On 31 May 2007, the U.S. Department of Education’s National Center for Education Statistics (NCES) released the Condition of Education 2007 report. This congressionally mandated annual report presents the developments and trends in 48 indicators that span all aspects of education from early childhood through postsecondary and adult education. The indicators provide information about education in five broad categories: participation in education (including enrollment figures in public vs. private schools), learner outcomes (including national and international achievement scores), student effort and educational progress (including student preparedness for school and dropout rates), contexts of elementary and secondary education (including participation in after school activities and rate of crimes at schools), and contexts of postsecondary education (including course taking, fields of study, and the price of attending college). Additionally, the 2007 report features a special analysis on high school course taking.

Some highlights of interest in this year’s report:

  • High school graduates in 2004, compared to 1982, earned an average of 3.6 vs. 2.7 credits in mathematics and 3.2 vs. 2.2 credits in science.

  • In 2004, more high school graduates had completed advanced courses in mathematics and science than in 1982 – particularly in calculus, chemistry I, and physics I.

  • Since 1998, female high school graduates have been more likely than male graduates to complete some advanced science coursework, though no measurable differences by sex were detected in the proportions of graduates who took the highest levels of science or mathematics coursework.

  • The number of children ages 5-17 who spoke a language other than English at home more than doubled between 1979 and 2005.

  • Over the past three and a half decades, total undergraduate enrollment in degree-granting postsecondary institutions has generally increased and is projected to continue to do so through 2016, with women projected to make up 60 percent of the enrollment in 2016.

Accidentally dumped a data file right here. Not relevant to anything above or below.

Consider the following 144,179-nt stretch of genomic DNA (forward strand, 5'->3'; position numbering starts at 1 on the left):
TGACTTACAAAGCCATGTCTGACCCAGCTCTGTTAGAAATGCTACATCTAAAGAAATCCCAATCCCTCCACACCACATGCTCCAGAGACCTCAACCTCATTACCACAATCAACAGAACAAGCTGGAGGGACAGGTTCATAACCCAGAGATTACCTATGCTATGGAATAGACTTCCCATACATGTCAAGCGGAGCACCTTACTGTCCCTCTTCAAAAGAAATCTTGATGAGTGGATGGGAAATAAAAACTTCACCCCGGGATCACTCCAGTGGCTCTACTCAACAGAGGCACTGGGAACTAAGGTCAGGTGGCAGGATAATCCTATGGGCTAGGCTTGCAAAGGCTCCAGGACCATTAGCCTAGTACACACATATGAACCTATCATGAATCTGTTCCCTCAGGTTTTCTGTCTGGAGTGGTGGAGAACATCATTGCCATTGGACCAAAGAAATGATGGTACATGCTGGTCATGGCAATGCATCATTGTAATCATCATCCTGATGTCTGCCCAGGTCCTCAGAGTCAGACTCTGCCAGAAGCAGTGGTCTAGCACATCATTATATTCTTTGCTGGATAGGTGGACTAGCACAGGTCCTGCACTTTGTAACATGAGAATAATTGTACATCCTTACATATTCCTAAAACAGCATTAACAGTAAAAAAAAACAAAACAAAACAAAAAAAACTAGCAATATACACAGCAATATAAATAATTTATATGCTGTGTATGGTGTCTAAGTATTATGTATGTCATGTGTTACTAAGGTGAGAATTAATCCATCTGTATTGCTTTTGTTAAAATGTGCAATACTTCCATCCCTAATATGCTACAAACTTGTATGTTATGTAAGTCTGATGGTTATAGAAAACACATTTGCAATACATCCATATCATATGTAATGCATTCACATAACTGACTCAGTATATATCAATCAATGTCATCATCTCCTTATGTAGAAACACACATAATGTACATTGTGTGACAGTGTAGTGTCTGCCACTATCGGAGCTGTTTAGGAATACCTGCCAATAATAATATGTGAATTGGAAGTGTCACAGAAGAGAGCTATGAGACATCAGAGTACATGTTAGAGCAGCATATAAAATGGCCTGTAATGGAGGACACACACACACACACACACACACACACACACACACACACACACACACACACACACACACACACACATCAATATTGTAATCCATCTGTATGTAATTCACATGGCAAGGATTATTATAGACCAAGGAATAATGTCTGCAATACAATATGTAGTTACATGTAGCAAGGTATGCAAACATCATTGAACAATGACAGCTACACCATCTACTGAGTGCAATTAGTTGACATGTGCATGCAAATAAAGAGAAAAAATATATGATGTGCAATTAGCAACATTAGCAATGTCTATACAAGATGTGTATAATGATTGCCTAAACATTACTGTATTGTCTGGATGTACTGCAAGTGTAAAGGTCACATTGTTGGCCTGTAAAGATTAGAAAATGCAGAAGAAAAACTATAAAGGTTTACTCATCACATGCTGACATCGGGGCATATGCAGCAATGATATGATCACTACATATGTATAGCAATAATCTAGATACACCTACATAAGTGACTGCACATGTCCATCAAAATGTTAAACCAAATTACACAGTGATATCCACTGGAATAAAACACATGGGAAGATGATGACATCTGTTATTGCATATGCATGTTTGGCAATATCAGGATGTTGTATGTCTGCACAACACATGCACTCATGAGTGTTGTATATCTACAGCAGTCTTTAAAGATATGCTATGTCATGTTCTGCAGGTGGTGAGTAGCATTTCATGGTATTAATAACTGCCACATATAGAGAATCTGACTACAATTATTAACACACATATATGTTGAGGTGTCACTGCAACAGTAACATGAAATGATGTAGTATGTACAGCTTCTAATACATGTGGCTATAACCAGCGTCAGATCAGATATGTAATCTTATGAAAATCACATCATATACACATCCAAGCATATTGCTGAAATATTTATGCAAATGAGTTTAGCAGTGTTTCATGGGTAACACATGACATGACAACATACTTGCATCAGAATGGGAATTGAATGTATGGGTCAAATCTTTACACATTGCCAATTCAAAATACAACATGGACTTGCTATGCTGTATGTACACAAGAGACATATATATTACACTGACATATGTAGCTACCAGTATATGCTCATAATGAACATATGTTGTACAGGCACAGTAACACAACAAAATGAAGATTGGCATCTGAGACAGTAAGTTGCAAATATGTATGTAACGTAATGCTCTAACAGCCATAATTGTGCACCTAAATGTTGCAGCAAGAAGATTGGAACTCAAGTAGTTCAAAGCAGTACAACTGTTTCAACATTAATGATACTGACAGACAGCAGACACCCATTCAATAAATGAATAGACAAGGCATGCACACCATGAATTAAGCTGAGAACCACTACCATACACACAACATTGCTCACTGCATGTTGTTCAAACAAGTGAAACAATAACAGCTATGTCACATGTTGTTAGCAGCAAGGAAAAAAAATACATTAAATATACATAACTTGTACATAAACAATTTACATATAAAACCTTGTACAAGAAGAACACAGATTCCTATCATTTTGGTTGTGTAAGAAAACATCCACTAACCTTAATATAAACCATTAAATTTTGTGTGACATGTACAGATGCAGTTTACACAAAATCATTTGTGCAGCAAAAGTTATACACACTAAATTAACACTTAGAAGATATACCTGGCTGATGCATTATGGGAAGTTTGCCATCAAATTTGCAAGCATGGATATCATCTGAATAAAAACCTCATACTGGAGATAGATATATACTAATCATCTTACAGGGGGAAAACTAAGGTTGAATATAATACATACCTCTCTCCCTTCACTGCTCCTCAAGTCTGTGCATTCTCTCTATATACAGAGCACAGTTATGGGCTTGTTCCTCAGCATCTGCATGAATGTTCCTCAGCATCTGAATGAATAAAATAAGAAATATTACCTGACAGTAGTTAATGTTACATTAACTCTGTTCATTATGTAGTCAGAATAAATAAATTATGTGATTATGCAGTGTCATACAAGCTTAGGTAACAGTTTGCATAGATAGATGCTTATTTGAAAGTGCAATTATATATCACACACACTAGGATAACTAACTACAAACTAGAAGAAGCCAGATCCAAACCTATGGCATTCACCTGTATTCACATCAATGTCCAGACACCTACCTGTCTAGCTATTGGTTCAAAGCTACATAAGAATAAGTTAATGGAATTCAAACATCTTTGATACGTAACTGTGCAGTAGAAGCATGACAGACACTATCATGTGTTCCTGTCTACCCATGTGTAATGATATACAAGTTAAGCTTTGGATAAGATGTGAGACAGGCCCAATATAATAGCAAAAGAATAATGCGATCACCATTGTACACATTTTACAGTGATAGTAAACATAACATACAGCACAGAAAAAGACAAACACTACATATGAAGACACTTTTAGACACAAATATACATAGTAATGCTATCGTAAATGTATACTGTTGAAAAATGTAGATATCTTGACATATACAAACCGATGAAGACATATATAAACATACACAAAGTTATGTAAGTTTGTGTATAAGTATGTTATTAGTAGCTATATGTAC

• 23 percent of 12th-graders performed at or above Proficient (indicating solid academic performance) on the 2005 National Assessment of Educational Progress (NAEP) mathematics assessment whereas 39 percent performed below Basic (indicating performance below partial mastery of fundamental skills).

  • On the 2005 NAEP science assessment, 18 percent of 12th-graders performed at or above Proficient whereas 46 percent performed at or below Basic; these 2005 achievement levels were significantly below achievement levels in 1996.

  • Results from the 2003 Trends in International Mathematics and Science Study (TIMSS), which assessed student performances in 25 countries at grade 4 and 46 countries at grade 8, showed that U.S. 4th- and 8th-graders performed above the international average in knowing mathematical facts, procedures, and concepts; in applying mathematical knowledge and understanding; and in mathematical reasoning.

The full text of the report is available online at http://www.nces.ed.gov/programs/coe/.


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